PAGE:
I used All Nurses throughout nursing school. Since I have become a nurse, my visits have not been as frequent. I read a recent thread and the many supportive responses to it and realized that what I'm feeling would be best received by all of you, so I decided to write this. I began working at a level 1 trauma center in the ER as a new grad RN last October. I had worked (and still do) EMS 12 years prior so I felt that the ER would be my home. Now....now I'm not so sure how I'm feeling. I feel that this learning experience could not be topped by another facility. The vast amounts of things that I am exposed to will make me a better nurse one day. My biggest problem that I had when I started, and that I am still having, is prioritization. So my question to you all is this-how do YOU prioritize? Some things fall out of the Maslows Heirarchy of Needs and ABC's categories. It is currently trauma season, and discharge is a priority at our facility. We often hold patients for long periods down in the ED. There are times that patients are down-graded and discharged after being admitted and they are still waiting in the ED because there was not a bed upstairs. The minute your patient is up for discharge, your room is automatically double-booked. So now you have one to discharge and to prepare for a new one. The new ones sit in the hallway until the room is clean. But I can't just NOT see my new patient just because the room isn't clean yet! My discharges are rushed, if it gets too involved I find myself panicking because I'm not getting rid of my patient fast enough and I already have new orders put in on the new one. We are so short that we often have 5 and 6 patient teams (common, I know). But I don't feel like I can practice safely. I cannot give adequate attention to that many people at one time. And if someone asks for a blanket, water, or a bedpan, my thought had become "this is going to take up so much time, I have so much to do". There was a shift I had two vent patients and an additional 3 patients. Both vent patient's BP's crumped and I was running around trying to titrate drips that I was clueless on how to titrate properly. Last Sunday I had three patients get clean rooms at one time. We have 20 minutes to call report and take them upstairs. I was immediately double booked and hadn't even called report yet, let alone taken them upstairs. I then had three new patients waiting in the hall looking at me wondering why I hadn't spoken to them yet, and three to take up. And of course, a nurse must travel with anyone who has telemetry ordered. In my rush, I saw an order on my screen and all I saw was "K". I hung a run of KCl. While on the phone with the receiving RN, I realized that the order was for KPhos, not KCL. I immediately stopped it and notified the admitting MD. I know no harm was done, but I also didn't benefit my patient. So, I ask you, when things get crazy, how do you do it? I'm just feeling very dejected and like I'm sinking. My co-workers are helpful. When they have time. But to be realistic, there are times it gets so busy that it's very nurse for herself (or himself). I do feel like I improve every time I go back, but it's the getting back part that's hard. I know that I have made huge improvements from my first day on the floor. It's just that some days I'm not so certain that patients are actually benefited because I was their assigned nurse.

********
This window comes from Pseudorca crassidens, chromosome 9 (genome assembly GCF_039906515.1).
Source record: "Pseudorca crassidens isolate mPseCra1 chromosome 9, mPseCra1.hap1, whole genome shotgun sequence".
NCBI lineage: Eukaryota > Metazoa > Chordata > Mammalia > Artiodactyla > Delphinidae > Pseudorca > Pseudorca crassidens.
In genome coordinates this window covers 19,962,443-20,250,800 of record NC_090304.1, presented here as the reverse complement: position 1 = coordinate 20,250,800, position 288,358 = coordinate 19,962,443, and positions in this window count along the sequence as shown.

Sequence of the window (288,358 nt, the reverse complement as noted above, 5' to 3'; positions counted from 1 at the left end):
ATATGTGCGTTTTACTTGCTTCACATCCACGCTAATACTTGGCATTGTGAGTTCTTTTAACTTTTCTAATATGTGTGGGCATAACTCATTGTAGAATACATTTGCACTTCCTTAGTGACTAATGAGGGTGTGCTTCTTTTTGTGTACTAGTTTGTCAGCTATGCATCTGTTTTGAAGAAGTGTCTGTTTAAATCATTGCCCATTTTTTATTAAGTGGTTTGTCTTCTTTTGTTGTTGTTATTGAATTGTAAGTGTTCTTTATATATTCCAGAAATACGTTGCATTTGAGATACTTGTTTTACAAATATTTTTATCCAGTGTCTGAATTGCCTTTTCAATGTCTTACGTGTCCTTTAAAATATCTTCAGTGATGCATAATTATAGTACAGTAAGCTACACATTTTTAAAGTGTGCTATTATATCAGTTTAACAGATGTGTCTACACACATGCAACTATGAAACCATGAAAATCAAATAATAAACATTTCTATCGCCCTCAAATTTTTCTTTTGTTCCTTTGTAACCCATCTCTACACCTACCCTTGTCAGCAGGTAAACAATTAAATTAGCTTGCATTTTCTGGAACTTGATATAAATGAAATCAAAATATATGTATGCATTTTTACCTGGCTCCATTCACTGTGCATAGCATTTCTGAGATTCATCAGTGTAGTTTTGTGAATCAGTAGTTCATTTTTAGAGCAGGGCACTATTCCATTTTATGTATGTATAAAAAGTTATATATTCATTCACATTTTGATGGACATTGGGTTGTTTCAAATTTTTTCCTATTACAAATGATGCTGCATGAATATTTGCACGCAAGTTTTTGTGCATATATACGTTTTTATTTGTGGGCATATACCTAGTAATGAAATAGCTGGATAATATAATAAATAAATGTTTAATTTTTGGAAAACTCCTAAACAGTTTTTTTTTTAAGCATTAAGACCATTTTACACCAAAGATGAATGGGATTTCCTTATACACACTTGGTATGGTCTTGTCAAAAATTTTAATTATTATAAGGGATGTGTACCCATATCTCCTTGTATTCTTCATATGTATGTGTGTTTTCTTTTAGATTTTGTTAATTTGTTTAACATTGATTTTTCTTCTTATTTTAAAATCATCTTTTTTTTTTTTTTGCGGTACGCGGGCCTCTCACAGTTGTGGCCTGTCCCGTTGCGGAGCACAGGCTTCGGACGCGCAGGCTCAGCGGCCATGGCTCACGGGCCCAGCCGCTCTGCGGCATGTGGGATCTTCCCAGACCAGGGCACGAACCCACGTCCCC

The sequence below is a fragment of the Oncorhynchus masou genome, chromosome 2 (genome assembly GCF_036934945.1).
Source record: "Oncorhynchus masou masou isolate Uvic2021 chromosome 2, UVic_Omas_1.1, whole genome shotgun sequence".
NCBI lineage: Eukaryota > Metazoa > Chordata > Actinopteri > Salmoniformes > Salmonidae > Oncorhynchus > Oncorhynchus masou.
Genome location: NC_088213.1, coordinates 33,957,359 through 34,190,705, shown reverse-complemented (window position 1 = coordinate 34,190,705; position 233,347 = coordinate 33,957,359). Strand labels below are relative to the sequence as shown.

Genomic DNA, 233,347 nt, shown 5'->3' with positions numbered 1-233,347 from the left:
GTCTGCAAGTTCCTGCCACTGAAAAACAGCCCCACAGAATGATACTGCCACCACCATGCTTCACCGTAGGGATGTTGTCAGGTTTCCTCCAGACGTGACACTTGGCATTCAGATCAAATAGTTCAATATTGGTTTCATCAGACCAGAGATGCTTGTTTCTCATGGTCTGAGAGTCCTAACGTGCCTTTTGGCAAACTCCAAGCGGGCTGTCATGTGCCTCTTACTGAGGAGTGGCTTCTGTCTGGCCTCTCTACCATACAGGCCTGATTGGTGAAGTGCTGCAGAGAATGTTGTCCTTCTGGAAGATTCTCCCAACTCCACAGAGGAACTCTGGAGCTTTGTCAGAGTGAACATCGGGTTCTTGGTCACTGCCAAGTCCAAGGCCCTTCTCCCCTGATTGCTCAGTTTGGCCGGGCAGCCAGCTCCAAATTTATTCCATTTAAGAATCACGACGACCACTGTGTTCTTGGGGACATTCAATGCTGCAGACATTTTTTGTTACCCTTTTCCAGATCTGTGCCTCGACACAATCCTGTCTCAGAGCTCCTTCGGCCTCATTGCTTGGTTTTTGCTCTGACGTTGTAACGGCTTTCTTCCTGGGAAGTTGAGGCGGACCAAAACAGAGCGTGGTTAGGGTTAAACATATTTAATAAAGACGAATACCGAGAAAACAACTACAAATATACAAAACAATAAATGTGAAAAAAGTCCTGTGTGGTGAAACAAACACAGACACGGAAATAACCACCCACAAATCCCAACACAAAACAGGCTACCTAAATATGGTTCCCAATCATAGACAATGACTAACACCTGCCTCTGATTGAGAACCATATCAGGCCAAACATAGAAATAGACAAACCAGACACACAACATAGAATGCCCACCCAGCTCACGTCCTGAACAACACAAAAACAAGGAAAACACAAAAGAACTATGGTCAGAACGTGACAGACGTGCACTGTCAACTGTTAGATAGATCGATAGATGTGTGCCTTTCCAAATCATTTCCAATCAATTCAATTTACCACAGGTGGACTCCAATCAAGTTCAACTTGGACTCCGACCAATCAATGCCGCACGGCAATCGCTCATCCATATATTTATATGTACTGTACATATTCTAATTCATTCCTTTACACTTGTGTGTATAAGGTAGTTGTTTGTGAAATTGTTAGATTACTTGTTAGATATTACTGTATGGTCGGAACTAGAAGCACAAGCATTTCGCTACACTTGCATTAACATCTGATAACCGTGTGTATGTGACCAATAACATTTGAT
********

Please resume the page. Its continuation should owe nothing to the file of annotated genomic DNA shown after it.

4. j-low

    Adrenergics and Cholinergics

    Esme....thank you. I had gone back in the forum, apparently just not back far enough. Thank you for your help. These are great!
  5. j-low

    Adrenergics and Cholinergics

    Thank you both! You're right, of course, about learning the mechanisms. I have difficulty learning the drugs bc by the time I focus on that, I've forgotten what the beta blocker actually does! I'm sorry, I should be asking specific questions. It's just one of those nights (you know, THOSE nights) where you're completely doubting your decision and yourself and a nervous breakdown ensues. Surely I'm not the only one. My brain is swimming. And to think I was more worried about MedSurg than Pharm before the semester started! Thank you for taking time to help me.
  6. Hello everyone! I am a second semester nursing student taking an 8 week advanced pharmacology course. While I may be completely overwhelmed a little by all of it, I seem to be stuck on one subject in particular-adrenergic and cholinergic agonists and antagonists, beta blockers, alpha blockers, etc. I feel like if I could break it down simply, I may be able to build knowledge from that. I keep reading and reading, but am having difficulty thinking critically about it and applying it. My question is, when you were in nursing school or if you are taking or have taken this course, did you find any helpful supplemental material, videos, mnemonics, or anything that helped you remember and understand the material?